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Dozens were injured in clashes between secular-leaning and Islamist activists in the heart of Egypt’s capital Friday in the first such internecine political violence since the country’s Muslim Brotherhood-backed president took office in late June.

Protests in Cairo’s Tahrir Square began peacefully on Friday morning as hundreds of activists representing liberal-leaning youth groups filed into the square opposite Islamist demonstrators aligned with the Muslim Brotherhood.

The tit-for-tat clashes erupted early afternoon on Friday when protesters who claimed to support the Muslim Brotherhood attacked and destroyed a sound-stage and sound equipment that liberal activists had used to broadcast anti-Brotherhood speeches.

By afternoon, the two sides were lobbing rocks and molotov cocktails at each other. As the sun set, more than 40 people had been injured, according to Egypt’s state news agency.

The fighting offered a microcosm of the abiding ideological division between Islamists and secular-leaning liberals that continues to complicate Egypt’s post-revolutionary transition nearly four months after the inauguration of Egypt’s first civilian president.

But like the other violent spats that have rattled Egypt’s hard-won political stability, it remained unclear whether Friday’s riots reflected a broader political standoff or a catharsis for embittered youth.

Though the Brotherhood had called for protests on Thursday, the powerful organization sought to distance itself from the rioting. As the fighting worsened Friday afternoon, the Muslim Brotherhood’s official English-language Twitter account stated that the group’s membership “are not involved in the Tahrir clashes and none of the members were there.”

The liberal groups had organized their protest to demand that Brotherhood-backed President Mohammed Morsi enact more reform-minded policies to help boost Egypt’s poor. They also called for greater secular-leaning representation on a 100-person committee charged with drafting Egypt’s next constitution.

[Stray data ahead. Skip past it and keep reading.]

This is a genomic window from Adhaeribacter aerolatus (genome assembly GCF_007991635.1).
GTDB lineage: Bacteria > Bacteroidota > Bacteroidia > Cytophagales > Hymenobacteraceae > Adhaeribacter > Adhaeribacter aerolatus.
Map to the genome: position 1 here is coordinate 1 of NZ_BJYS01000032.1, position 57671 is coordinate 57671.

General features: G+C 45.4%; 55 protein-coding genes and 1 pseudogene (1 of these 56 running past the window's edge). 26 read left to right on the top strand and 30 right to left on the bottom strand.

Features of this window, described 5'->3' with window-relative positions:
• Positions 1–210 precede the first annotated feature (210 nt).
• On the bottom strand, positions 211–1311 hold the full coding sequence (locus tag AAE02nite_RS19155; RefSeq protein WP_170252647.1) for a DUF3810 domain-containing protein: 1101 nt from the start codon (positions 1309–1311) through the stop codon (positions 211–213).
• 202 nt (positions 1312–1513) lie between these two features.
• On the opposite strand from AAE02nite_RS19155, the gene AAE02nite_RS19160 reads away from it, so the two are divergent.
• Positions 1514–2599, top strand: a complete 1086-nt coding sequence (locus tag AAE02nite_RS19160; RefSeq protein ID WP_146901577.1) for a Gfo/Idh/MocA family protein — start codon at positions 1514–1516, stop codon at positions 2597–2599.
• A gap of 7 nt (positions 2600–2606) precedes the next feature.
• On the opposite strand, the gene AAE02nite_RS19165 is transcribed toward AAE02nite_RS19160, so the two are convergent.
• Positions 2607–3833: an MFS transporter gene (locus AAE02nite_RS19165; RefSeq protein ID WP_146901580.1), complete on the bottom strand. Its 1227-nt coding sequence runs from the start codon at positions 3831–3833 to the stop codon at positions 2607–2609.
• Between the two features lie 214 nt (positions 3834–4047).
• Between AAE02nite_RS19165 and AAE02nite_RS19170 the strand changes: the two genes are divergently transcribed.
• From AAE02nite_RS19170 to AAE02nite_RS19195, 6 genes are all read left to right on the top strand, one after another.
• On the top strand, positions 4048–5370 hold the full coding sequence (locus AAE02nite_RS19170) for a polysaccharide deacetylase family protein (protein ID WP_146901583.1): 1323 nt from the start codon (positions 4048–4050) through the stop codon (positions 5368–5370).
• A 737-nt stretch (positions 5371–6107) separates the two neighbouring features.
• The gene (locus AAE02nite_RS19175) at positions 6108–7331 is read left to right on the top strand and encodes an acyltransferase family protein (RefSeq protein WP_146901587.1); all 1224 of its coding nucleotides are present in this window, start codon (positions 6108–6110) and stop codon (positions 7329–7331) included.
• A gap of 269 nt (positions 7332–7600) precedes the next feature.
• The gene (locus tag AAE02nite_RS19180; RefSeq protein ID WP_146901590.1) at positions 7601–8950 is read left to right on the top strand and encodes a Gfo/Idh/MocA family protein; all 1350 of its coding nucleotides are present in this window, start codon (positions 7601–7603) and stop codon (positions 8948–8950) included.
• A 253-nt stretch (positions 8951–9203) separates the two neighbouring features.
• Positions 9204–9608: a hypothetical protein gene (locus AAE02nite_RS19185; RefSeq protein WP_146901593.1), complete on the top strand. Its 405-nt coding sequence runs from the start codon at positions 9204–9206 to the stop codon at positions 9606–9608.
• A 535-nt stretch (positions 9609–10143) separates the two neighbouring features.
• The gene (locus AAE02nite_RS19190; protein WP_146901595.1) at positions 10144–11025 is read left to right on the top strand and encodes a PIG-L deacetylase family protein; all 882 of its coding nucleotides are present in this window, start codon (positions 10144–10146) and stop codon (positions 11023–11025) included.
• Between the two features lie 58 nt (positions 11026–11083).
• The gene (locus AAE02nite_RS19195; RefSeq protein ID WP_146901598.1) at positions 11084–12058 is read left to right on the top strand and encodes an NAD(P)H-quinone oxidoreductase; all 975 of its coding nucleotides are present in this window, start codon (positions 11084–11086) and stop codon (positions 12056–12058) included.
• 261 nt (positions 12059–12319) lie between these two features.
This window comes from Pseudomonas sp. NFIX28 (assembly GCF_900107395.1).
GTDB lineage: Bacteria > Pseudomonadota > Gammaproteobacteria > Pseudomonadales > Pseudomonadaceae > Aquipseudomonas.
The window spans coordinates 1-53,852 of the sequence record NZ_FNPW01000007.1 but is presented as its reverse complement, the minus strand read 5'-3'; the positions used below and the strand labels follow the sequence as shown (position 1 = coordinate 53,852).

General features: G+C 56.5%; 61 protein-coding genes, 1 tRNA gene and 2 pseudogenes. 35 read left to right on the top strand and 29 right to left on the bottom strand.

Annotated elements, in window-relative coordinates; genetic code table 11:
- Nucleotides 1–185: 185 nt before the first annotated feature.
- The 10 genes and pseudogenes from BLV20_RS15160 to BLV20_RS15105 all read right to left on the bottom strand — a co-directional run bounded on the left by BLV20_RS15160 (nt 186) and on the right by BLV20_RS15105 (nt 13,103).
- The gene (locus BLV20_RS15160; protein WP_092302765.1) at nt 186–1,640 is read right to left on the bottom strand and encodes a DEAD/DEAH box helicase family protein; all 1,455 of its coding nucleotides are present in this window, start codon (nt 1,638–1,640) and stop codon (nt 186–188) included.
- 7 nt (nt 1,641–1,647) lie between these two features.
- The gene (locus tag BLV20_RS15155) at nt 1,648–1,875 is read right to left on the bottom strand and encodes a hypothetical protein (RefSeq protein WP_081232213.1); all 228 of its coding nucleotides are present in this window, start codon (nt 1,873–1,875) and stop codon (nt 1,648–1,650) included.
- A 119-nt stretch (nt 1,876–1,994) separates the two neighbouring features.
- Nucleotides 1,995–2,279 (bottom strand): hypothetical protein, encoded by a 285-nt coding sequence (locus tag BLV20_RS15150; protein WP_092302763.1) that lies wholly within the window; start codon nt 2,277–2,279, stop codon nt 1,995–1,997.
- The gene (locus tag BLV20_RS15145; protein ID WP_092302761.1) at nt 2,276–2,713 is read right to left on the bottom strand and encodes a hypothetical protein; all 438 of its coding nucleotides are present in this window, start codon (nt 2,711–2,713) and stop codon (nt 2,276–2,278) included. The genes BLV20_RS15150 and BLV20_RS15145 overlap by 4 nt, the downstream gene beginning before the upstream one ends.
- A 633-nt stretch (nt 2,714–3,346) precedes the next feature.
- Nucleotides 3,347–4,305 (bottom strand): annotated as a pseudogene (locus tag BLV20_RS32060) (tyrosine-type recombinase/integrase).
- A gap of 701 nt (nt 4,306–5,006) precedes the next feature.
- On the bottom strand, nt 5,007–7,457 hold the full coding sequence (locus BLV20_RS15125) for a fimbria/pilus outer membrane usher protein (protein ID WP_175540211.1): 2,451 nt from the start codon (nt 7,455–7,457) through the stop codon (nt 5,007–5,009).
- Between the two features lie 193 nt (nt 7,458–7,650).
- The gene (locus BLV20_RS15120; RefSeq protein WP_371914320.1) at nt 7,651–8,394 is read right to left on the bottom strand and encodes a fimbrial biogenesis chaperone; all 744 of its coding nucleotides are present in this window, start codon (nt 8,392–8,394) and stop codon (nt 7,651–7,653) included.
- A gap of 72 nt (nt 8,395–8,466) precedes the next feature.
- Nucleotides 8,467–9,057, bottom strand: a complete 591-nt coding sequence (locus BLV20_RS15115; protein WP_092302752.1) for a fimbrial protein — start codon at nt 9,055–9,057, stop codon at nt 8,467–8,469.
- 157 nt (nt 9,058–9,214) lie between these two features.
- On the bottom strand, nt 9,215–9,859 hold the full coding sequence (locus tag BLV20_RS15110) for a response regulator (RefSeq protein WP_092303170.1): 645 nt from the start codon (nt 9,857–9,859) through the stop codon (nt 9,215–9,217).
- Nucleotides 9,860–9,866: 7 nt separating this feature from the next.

The Brotherhood called its supporters into the square to protest a court verdict Wednesday that exonerated two-dozen leaders of the ousted regime for their role in a bloody crackdown on protests on Feb. 2, 2011, at the height of Egypt’s revolution.

In the so-called Battle of the Camels, hundreds of hired thugs and supporters of ousted President Hosni Mubarak, some of whom were mounted on camels and horses, attacked peaceful demonstrators in Tahrir Square. Twenty-six people were killed in the ensuing clashes whose images formed a symbol of the cruelty of Egypt’s ousted regime.

In response to the verdict, Mr. Morsi said Thursday that he was reassigning Egypt’s public prosecutor as ambassador to the Holy See. In a statement on Thursday, the Brotherhood, which Mr. Morsi once helped lead, criticized the prosecutors performance in the case and called for its members to protest the verdicts on Friday.

The prosecutor, Abdel Meguid Mahmoud, said in a statement Thursday night that he would defy the president’s order and remain in office.

 

WSJ

 

Photo: Egyptian Muslim Brotherhood protesters (left) throw stones at opponents of President Mohamed Morsi (right) as they clash in Tahrir Square, in Cairo, Friday.

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